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New Year….New Laws: A summary of the main changes for 2014

Right to request flexible working.

From 6 April 2014, the right to request a flexible working arrangement will be extended to all employees with 26 weeks’ service, not just those with caring responsibilities.

elimage2It is important for employers to consider now how to respond in terms of accommodating and/or dealing with requests for flexible working, once the right to request is extended. This will include adopting a flexible working policy. Also employers should check any current internal procedure against the new ACAS Code, and make any necessary amendments.

Discrimination Questionnaires

The statutory process will be abolished and replaced with informal guidance. The guidance includes six steps for employees (and job applicants) on what to ask if they think that they have been discriminated against under the Equality Act 2010. It also includes three steps for employers who receive such information requests on how they can respond appropriately.

Zero Hours Workers

Following months of media coverage, a formal consultation was launched in December 2013 into zero hour contracts, the extent of their use by employers and alleged abuses. The consultation closes on 13 March 2014 so watch this space!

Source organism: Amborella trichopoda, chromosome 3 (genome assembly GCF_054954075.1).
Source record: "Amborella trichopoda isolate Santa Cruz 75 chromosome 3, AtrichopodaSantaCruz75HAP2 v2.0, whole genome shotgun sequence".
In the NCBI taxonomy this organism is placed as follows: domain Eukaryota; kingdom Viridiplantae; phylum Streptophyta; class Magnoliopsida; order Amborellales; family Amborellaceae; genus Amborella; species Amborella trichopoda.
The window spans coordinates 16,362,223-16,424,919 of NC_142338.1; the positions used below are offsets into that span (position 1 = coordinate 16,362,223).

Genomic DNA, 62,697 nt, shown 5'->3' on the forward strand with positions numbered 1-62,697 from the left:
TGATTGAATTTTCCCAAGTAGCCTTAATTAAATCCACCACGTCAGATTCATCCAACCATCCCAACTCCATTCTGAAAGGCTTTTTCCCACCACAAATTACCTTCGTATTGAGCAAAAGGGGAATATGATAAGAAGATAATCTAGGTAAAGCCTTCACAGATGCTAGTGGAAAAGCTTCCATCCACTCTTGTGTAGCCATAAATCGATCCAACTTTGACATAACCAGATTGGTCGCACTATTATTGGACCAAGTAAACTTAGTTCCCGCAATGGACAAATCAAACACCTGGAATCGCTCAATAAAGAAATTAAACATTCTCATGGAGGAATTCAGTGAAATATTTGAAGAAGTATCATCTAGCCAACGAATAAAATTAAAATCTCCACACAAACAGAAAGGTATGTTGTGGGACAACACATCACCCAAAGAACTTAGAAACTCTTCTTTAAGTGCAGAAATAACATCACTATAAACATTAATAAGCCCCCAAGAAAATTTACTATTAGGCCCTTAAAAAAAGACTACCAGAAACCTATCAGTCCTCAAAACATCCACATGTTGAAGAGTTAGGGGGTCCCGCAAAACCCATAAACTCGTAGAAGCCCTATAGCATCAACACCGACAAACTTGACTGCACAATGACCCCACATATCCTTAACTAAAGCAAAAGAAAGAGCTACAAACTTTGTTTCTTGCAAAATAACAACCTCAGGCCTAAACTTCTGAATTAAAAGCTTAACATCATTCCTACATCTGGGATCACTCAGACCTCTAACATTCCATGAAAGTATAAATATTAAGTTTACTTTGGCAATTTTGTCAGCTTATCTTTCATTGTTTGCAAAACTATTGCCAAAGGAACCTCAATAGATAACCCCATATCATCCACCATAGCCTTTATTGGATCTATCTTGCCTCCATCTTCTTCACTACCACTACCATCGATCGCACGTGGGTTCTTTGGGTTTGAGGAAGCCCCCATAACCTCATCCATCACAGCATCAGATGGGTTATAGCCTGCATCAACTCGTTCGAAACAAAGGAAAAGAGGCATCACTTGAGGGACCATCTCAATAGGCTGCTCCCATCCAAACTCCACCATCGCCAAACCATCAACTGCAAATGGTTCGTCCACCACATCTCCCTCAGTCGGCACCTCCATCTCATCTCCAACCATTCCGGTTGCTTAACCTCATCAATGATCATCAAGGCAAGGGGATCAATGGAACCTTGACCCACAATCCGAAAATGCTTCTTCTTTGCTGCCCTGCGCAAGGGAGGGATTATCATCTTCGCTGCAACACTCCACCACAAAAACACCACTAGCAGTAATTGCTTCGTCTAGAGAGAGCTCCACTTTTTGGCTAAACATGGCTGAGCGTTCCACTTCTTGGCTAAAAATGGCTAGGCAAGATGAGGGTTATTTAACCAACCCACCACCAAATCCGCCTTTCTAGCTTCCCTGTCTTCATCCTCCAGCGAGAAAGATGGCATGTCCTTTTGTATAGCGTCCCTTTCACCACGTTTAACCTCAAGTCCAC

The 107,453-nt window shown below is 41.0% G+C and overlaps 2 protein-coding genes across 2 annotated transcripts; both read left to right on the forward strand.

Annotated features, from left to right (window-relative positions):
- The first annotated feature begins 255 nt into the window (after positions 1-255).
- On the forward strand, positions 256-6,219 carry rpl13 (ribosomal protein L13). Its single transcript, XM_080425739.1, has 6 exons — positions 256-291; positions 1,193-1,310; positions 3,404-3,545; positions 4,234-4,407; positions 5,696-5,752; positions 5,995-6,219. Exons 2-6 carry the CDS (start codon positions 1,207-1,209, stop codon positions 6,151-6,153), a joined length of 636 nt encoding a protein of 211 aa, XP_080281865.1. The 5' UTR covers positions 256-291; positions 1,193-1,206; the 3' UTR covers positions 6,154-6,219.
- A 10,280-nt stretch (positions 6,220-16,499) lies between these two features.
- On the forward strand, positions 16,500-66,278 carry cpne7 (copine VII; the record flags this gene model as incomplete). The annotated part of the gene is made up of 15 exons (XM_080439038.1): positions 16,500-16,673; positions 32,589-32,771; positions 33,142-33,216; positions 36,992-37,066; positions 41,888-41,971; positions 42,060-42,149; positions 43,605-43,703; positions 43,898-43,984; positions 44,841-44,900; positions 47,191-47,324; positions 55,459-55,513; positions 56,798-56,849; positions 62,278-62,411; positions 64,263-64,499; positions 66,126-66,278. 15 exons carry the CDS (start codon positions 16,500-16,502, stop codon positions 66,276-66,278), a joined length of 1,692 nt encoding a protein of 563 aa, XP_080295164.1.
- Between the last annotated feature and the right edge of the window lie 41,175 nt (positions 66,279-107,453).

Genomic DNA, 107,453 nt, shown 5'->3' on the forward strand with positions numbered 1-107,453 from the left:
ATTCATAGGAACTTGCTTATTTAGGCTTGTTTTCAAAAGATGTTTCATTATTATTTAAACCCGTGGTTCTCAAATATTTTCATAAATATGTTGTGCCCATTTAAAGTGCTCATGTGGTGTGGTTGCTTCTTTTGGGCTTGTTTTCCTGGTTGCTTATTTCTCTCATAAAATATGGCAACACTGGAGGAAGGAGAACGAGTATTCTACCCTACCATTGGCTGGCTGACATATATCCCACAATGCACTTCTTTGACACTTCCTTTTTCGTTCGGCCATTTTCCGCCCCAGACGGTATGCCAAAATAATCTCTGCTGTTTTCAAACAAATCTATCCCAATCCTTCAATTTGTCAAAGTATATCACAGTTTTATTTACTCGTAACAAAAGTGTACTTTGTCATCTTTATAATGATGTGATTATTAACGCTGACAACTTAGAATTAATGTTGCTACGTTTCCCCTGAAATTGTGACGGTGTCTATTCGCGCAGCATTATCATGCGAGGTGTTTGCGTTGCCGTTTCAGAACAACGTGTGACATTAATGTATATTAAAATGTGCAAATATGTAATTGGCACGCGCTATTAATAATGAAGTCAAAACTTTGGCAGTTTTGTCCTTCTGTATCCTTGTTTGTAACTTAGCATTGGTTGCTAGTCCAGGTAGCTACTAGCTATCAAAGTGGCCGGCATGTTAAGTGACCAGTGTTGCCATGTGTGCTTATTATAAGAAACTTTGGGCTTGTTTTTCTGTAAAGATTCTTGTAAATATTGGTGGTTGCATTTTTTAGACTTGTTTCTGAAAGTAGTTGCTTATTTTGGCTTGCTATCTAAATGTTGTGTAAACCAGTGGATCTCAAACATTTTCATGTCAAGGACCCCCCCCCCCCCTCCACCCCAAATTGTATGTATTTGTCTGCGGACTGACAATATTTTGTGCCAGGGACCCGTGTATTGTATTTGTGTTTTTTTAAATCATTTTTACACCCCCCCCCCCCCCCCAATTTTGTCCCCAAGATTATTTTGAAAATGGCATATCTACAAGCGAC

Enterprise and Regulatory Reform Act 2013

The Enterprise and Regulatory Reform Act 2013 introduces Early Conciliation for all workplace disputes, with some very limited exceptions. The scheme is part of a package of employment law reforms introduced by the Government with the stated aim of reducing the burden on businesses. From 6 April 2014, anyone who wants to make an Employment Tribunal claim will need to contact ACAS first. ACAS will then take steps to resolve the dispute before a claim is submitted.

On the 6 April 2014, the Enterprise and Regulatory Reform Act 2013 also provides the employment tribunals with the power to impose a financial penalty for employers who are found to have committed an aggravated breach of employment rights. Therefore there is potentially an additional financial penalty of up to £5,000 for an employer who has breached an employee’s rights in an unreasonable, negligent or malicious way.

Changes to employment law effective from 1 October 2014

National Minimum Wage

The Government has approved a National Minimum Wage increase that will take effect from 1 October 2014. Below are the new rates: